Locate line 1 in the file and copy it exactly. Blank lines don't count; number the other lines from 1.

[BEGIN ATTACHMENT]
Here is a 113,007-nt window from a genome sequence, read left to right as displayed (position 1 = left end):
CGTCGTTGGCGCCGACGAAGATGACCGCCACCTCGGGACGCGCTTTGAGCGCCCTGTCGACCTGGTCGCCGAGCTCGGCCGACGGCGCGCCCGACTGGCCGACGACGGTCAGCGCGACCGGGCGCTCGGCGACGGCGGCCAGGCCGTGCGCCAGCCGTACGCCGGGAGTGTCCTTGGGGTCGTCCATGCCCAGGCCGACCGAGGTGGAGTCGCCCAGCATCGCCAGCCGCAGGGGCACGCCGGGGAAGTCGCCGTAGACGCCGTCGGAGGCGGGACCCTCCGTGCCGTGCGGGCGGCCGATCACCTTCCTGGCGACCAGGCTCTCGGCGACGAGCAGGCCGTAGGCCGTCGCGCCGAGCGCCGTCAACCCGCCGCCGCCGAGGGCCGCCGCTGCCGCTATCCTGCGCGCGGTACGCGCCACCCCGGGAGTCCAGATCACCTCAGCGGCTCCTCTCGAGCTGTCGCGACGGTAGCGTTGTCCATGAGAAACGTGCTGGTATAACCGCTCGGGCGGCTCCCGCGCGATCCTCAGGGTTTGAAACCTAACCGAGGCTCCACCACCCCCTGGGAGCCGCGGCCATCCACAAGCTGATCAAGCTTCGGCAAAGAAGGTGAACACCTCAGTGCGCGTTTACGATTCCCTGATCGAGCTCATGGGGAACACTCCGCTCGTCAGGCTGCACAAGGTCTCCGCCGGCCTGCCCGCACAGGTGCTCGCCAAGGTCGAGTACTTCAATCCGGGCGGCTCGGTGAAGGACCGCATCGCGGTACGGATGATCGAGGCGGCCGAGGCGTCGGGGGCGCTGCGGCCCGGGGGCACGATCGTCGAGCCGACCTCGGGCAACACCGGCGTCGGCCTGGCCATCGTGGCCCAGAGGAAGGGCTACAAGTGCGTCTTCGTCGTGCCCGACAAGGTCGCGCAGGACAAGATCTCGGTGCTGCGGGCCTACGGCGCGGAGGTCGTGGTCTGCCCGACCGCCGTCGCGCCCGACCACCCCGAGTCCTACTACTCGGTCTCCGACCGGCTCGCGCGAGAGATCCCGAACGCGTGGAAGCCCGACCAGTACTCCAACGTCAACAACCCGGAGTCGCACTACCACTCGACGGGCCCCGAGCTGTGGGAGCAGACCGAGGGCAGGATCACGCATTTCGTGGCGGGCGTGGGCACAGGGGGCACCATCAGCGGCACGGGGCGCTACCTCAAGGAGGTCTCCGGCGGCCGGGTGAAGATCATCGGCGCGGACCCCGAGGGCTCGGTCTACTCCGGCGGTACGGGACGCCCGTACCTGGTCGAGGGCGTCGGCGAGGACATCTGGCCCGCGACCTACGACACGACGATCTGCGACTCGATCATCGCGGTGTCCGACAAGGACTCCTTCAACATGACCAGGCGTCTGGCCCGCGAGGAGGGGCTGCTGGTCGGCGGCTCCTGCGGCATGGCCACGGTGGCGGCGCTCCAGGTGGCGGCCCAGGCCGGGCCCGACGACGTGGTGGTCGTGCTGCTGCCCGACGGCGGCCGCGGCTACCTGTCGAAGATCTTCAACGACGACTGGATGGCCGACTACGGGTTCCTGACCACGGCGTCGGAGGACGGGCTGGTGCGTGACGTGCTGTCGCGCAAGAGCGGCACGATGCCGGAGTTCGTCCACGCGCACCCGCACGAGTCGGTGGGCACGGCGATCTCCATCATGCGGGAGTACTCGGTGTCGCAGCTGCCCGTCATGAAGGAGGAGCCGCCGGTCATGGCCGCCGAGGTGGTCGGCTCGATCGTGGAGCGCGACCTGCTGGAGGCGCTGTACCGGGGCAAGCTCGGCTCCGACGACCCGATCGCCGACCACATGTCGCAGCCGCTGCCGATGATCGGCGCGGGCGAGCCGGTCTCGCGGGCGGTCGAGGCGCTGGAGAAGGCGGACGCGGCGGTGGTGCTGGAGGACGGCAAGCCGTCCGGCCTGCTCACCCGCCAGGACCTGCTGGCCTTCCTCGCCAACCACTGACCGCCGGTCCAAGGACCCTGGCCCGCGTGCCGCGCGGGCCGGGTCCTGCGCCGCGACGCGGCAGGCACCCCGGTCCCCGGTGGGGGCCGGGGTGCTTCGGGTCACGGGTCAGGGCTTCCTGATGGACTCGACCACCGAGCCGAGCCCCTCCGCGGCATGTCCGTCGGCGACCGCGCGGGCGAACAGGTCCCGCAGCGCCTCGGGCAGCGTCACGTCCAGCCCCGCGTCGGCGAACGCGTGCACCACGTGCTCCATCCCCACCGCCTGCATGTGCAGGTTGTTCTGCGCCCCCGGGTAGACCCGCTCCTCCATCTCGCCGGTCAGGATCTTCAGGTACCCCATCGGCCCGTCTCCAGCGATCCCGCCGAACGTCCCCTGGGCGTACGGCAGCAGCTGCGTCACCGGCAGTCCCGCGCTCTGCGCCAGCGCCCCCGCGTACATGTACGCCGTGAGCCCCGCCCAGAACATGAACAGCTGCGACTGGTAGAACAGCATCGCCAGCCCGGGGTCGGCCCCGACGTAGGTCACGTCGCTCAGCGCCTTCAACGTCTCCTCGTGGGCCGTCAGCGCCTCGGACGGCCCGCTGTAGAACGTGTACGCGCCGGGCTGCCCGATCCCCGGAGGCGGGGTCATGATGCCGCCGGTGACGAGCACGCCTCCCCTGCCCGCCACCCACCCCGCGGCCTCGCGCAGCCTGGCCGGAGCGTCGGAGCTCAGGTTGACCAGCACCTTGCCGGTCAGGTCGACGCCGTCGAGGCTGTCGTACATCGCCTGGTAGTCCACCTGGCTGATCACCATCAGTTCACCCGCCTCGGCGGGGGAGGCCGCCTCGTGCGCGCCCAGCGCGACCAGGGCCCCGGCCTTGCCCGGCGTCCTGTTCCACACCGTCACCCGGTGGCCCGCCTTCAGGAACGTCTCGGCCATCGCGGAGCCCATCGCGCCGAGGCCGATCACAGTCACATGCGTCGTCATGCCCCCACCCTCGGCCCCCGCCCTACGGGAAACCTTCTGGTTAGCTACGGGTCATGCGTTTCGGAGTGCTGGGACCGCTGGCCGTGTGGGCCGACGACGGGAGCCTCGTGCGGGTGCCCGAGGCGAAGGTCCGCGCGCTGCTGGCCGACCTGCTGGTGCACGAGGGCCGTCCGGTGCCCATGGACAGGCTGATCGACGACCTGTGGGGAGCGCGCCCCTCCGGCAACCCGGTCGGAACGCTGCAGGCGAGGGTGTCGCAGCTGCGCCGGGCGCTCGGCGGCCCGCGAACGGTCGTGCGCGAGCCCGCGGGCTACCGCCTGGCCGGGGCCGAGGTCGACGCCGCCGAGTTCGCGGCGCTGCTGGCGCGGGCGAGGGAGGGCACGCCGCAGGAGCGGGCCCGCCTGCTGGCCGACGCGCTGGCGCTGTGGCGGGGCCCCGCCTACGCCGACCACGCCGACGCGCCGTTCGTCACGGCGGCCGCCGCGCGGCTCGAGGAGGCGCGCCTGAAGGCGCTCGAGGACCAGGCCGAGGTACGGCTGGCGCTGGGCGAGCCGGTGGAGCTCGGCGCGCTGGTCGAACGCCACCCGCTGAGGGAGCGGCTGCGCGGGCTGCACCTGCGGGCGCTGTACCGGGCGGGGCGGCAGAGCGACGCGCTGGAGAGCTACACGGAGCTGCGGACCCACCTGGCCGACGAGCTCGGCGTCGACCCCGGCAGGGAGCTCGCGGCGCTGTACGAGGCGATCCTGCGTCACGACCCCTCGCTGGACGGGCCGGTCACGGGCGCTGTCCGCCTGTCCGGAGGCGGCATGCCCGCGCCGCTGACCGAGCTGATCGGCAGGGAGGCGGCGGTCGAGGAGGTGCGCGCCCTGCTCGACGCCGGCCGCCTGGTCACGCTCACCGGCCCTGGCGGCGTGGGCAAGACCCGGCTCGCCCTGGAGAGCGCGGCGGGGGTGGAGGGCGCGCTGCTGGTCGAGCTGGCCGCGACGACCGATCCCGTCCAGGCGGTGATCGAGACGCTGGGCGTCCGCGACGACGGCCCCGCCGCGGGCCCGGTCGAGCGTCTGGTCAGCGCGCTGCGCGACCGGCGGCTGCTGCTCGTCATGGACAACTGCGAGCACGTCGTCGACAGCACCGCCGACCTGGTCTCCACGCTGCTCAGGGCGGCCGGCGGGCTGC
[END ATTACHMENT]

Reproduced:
Here is a 113,007-nt window from a genome sequence, read left to right as displayed (position 1 = left end):